You can find competitive insurance prices using insurance comparison sites. It’s also a good idea to ask around your local area for advice. Perhaps even find out which insurance companies your competitors use. To get a better idea, check out our handy guide to driving instructor insurance.

③ Is the theory test for potential ADIs the same as the theory test that regular learners take?

No: the ADI test is longer and requires a higher score to pass. They are both made up of two sections: multiple choice questions and the hazard perception test. The multiple choice section for regular learners involves answering 50 questions in 57 minutes. In contrast, the multiple choice section for ADIs involves answering 100 questions in 1 hour and 30 minutes. The pass mark for learners is 43/50. The pass mark for ADIs, meanwhile, is 85/100.

When it comes to the hazard perception test, both learners and ADIs have 14 video clips to watch. However, ADIs must get a higher score to pass. Learners need only get 44/75. ADIs are required to get at least 57/75 to move on to the ADI Part 2 test.

④ How much do training courses to become an ADI cost?

This can vary significantly depending on the company you choose to go with. There’s also a variety of options to consider, such as package deals, one-off payments or a pay-as-you-go financial arrangement.

In general, courses (particularly packages) can range from a few hundred to a few thousand pounds. Yes, this is expensive considering you also have to pay to take the tests themselves. However, a training course could be the difference in you passing the test first time or having to re-take (and so repay for) everything.

Make sure you research the company you want to train with before committing to anything. Don’t be pulled in by low prices—you want a quality instructor with a solid reputation. After all, your future career depends on it.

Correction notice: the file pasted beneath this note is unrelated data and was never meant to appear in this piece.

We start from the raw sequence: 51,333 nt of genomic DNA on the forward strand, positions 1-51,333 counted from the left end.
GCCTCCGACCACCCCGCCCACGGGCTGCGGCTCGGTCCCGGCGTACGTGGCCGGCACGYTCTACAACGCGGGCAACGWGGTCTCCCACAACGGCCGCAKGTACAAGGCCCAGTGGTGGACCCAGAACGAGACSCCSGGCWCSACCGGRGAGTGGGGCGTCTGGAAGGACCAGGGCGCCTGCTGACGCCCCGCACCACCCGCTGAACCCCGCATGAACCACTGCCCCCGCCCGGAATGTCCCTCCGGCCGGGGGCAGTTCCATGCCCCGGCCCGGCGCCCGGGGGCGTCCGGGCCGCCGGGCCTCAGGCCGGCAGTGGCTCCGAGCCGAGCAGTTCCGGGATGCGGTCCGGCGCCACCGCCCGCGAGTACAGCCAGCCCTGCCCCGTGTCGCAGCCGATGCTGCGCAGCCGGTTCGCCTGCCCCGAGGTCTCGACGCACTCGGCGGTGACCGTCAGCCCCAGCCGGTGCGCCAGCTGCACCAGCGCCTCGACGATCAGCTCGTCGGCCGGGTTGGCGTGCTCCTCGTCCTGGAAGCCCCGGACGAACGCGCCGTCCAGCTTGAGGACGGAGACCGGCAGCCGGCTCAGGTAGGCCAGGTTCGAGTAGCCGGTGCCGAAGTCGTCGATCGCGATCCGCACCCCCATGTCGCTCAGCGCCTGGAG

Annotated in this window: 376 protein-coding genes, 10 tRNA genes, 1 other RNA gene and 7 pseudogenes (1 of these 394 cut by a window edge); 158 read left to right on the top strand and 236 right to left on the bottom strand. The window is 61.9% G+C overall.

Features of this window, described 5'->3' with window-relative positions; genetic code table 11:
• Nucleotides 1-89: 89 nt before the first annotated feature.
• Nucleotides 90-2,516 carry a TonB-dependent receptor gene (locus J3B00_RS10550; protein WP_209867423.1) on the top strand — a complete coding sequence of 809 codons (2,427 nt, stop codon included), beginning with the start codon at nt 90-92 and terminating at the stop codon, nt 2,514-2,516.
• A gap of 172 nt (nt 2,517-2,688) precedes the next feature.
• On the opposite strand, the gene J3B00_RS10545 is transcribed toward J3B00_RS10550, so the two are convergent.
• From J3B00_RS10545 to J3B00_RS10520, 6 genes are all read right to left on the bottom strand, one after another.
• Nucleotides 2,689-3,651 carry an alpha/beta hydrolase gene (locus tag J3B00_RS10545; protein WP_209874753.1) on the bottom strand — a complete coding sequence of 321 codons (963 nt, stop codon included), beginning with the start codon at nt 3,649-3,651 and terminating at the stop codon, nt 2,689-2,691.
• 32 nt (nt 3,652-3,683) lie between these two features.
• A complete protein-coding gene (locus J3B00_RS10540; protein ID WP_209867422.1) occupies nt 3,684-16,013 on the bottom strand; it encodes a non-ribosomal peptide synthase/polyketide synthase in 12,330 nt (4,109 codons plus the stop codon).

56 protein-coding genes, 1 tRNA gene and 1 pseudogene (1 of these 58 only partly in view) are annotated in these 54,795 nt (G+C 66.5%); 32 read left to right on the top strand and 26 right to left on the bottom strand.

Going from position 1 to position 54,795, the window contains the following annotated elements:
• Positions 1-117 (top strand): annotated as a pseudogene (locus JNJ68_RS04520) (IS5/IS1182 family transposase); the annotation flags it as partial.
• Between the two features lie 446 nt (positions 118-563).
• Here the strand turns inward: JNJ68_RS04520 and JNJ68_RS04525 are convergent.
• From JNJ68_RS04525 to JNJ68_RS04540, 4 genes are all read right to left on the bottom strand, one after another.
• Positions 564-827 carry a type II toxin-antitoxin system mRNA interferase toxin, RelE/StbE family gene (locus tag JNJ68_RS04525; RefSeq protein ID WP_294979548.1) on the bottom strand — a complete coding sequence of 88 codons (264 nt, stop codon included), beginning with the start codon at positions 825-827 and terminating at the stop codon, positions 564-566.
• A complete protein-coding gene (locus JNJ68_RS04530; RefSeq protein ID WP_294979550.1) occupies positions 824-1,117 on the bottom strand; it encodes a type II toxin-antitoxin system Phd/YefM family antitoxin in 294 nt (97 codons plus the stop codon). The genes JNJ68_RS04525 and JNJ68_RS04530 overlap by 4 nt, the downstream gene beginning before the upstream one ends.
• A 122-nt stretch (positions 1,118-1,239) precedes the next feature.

⑤ How long does it take to become a driving instructor?

This is another one that varies depending on how quickly you learn and how much time and money you are able to invest in the training period. Assuming you’ve already had a clean licence for at least 3 years, you’re looking at anything from 6 months to over a year. If you’ve only just passed your driving test, it could be as many as 5 years before you are qualified.

⑥ I’m now a qualified ADI—how do I join the PassMeFast fleet?

Glad you asked! If you are looking to go down the franchise route, PassMeFast is a stellar choice. We don’t charge franchise fees and we do offer competitive rates. You’ll also get access to our busy job board, which is updated daily. As an ever-expanding company, we’re always looking to add to our fleet of grade A and B instructors.

We specialise in an intensive approach to driving, so you can expect to teach in courses, rather than individual lessons. Our current fleet includes male and female driving instructors from a range of backgrounds. If this sounds like something you’d be interested in joining, check out our Become an Instructor page for all the details and register your interest. Alternatively, you can call PassMeFast on 0333 123 4949 and speak to a member of our team. We look forward to hearing from you!

By Isobel Robb

Isobel enjoys the freedom of the open road and loves driving to new places. She's here to offer helpful hints and tips to improve your motoring skills. When not keeping up to date with the latest driving info you can find her discovering new restaurants or exhausting her Netflix subscription.